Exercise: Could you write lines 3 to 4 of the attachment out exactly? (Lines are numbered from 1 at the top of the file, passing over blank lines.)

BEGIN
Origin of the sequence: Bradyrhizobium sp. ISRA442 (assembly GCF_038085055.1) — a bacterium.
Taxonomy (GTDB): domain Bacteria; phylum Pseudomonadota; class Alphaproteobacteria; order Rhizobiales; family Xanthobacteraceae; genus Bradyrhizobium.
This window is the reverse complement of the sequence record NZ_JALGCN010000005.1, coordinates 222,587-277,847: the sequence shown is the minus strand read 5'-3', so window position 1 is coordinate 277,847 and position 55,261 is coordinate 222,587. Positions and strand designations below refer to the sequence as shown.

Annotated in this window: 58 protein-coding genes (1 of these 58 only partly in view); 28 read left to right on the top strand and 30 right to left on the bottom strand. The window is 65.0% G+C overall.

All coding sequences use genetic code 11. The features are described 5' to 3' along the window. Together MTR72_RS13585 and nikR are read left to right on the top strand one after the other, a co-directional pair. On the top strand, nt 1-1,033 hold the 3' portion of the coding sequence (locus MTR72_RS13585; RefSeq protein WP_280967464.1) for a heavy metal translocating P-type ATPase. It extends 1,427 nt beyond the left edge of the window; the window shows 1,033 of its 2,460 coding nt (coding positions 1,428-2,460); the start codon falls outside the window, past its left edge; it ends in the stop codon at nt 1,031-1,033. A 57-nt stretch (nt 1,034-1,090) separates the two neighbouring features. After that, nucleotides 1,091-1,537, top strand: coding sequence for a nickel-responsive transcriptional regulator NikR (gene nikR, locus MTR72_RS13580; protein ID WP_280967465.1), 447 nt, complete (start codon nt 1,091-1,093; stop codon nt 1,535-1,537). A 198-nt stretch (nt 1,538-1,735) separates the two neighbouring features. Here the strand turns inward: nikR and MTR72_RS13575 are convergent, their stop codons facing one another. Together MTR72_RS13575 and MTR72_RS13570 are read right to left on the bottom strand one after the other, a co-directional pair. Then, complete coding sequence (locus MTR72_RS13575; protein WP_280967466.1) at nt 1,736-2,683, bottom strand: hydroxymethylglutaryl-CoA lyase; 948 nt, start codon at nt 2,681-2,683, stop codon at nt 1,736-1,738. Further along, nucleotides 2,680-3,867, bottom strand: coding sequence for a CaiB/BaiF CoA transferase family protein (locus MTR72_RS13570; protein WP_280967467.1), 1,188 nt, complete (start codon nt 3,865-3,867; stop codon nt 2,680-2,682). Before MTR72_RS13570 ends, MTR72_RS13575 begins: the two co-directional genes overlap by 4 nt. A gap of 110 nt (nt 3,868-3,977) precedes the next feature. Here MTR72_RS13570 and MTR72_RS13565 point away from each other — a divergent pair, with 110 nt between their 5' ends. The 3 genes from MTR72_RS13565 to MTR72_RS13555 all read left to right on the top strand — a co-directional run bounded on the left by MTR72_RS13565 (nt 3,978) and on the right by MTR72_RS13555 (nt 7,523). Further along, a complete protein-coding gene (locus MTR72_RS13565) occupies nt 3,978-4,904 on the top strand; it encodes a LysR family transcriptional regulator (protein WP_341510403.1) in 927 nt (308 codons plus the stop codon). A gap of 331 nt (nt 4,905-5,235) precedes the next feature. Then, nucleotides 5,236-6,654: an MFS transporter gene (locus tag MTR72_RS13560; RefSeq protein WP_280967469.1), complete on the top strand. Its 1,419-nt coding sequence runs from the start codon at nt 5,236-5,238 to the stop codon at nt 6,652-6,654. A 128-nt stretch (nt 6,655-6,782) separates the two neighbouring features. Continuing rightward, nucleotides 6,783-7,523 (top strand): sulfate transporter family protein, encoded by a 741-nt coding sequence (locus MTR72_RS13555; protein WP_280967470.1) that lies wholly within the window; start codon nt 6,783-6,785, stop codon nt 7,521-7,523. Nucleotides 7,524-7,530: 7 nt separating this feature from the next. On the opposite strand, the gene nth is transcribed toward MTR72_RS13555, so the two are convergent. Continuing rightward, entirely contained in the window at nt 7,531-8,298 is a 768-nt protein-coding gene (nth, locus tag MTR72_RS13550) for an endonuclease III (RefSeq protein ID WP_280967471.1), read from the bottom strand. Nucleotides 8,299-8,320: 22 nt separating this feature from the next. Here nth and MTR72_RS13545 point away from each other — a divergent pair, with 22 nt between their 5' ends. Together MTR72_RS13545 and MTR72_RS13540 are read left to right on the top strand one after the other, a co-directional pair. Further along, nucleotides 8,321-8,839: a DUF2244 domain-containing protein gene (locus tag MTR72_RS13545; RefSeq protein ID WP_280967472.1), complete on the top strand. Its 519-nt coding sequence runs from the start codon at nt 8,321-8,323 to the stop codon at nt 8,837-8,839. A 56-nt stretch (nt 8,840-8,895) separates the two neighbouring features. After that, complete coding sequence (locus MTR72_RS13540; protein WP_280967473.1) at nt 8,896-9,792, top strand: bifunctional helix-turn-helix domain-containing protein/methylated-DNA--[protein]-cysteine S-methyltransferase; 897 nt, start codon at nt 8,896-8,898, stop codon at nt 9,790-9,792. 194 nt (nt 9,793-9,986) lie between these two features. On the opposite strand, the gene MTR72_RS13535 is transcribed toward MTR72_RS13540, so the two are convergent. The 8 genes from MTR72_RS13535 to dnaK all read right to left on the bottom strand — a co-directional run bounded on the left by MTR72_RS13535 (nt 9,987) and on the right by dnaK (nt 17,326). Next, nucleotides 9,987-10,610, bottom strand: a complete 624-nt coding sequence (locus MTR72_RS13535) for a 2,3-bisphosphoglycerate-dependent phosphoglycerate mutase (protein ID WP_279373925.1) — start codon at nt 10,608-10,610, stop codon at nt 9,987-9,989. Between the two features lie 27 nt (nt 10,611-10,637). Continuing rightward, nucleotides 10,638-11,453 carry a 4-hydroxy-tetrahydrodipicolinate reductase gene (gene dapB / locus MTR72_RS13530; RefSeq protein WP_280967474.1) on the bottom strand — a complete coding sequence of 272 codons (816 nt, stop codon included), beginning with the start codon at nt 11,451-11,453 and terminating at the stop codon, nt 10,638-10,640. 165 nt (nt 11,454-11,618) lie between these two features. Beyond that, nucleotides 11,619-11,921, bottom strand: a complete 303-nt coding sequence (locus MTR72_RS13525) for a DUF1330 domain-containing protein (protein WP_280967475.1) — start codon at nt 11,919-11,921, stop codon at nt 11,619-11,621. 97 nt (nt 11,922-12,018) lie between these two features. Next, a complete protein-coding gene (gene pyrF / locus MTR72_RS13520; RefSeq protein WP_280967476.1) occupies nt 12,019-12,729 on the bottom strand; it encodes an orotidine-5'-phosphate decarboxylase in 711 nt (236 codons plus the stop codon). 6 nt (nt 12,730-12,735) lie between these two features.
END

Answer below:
This window is the reverse complement of the sequence record NZ_JALGCN010000005.1, coordinates 222,587-277,847: the sequence shown is the minus strand read 5'-3', so window position 1 is coordinate 277,847 and position 55,261 is coordinate 222,587. Positions and strand designations below refer to the sequence as shown.

Annotated in this window: 58 protein-coding genes (1 of these 58 only partly in view); 28 read left to right on the top strand and 30 right to left on the bottom strand. The window is 65.0% G+C overall.